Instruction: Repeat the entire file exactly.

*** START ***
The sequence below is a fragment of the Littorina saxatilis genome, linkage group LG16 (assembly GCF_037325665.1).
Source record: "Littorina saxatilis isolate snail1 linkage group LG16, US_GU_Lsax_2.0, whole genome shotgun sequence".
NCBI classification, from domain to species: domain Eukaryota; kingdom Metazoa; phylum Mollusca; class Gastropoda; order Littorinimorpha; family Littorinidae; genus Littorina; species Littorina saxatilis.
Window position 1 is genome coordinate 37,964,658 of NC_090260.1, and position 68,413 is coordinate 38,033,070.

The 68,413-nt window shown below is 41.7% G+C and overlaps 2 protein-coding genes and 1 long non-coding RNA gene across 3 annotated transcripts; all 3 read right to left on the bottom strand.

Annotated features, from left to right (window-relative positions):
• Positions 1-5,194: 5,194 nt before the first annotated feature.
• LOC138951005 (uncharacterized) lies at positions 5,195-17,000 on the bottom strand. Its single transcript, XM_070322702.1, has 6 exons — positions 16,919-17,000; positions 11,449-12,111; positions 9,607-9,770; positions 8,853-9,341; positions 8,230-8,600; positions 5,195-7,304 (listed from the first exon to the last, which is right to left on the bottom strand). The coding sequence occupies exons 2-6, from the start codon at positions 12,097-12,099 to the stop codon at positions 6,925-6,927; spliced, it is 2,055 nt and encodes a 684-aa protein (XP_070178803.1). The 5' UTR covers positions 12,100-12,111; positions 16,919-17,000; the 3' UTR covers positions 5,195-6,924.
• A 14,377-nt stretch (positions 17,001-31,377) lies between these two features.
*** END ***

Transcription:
The sequence below is a fragment of the Littorina saxatilis genome, linkage group LG16 (assembly GCF_037325665.1).
Source record: "Littorina saxatilis isolate snail1 linkage group LG16, US_GU_Lsax_2.0, whole genome shotgun sequence".
NCBI classification, from domain to species: domain Eukaryota; kingdom Metazoa; phylum Mollusca; class Gastropoda; order Littorinimorpha; family Littorinidae; genus Littorina; species Littorina saxatilis.
Window position 1 is genome coordinate 37,964,658 of NC_090260.1, and position 68,413 is coordinate 38,033,070.

The 68,413-nt window shown below is 41.7% G+C and overlaps 2 protein-coding genes and 1 long non-coding RNA gene across 3 annotated transcripts; all 3 read right to left on the bottom strand.

Annotated features, from left to right (window-relative positions):
• Positions 1-5,194: 5,194 nt before the first annotated feature.
• LOC138951005 (uncharacterized) lies at positions 5,195-17,000 on the bottom strand. Its single transcript, XM_070322702.1, has 6 exons — positions 16,919-17,000; positions 11,449-12,111; positions 9,607-9,770; positions 8,853-9,341; positions 8,230-8,600; positions 5,195-7,304 (listed from the first exon to the last, which is right to left on the bottom strand). The coding sequence occupies exons 2-6, from the start codon at positions 12,097-12,099 to the stop codon at positions 6,925-6,927; spliced, it is 2,055 nt and encodes a 684-aa protein (XP_070178803.1). The 5' UTR covers positions 12,100-12,111; positions 16,919-17,000; the 3' UTR covers positions 5,195-6,924.
• A 14,377-nt stretch (positions 17,001-31,377) lies between these two features.